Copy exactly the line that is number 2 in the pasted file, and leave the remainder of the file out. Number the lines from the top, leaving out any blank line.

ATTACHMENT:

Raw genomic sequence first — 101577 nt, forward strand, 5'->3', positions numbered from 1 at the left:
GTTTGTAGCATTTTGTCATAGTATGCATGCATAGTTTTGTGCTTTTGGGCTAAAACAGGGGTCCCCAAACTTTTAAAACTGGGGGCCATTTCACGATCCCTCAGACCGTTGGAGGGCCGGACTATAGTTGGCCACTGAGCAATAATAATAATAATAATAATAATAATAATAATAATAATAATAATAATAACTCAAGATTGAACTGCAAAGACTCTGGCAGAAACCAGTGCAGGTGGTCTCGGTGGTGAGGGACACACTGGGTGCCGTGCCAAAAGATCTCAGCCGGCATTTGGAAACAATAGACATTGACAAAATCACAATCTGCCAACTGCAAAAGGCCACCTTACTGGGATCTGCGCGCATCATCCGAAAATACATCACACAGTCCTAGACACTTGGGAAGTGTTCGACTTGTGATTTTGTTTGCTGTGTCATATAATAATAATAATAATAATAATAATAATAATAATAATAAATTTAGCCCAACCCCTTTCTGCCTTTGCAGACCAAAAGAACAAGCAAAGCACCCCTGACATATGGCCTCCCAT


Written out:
GTTTGTAGCATTTTGTCATAGTATGCATGCATAGTTTTGTGCTTTTGGGCTAAAACAGGGGTCCCCAAACTTTTAAAACTGGGGGCCATTTCACGATCCCTCAGACCGTTGGAGGGCCGGACTATAGTTGGCCACTGAGCAATAATAATAATAATAATAATAATAATAATAATAATAATAATAATAATAACTCAAGATTGAACTGCAAAGACTCTGGCAGAAACCAGTGCAGGTGGTCTCGGTGGTGAGGGACACACTGGGTGCCGTGCCAAAAGATCTCAGCCGGCATTTGGAAACAATAGACATTGACAAAATCACAATCTGCCAACTGCAAAAGGCCACCTTACTGGGATCTGCGCGCATCATCCGAAAATACATCACACAGTCCTAGACACTTGGGAAGTGTTCGACTTGTGATTTTGTTTGCTGTGTCATATAATAATAATAATAATAATAATAATAATAATAATAATAAATTTAGCCCAACCCCTTTCTGCCTTTGCAGACCAAAAGAACAAGCAAAGCACCCCTGACATATGGCCTCCCAT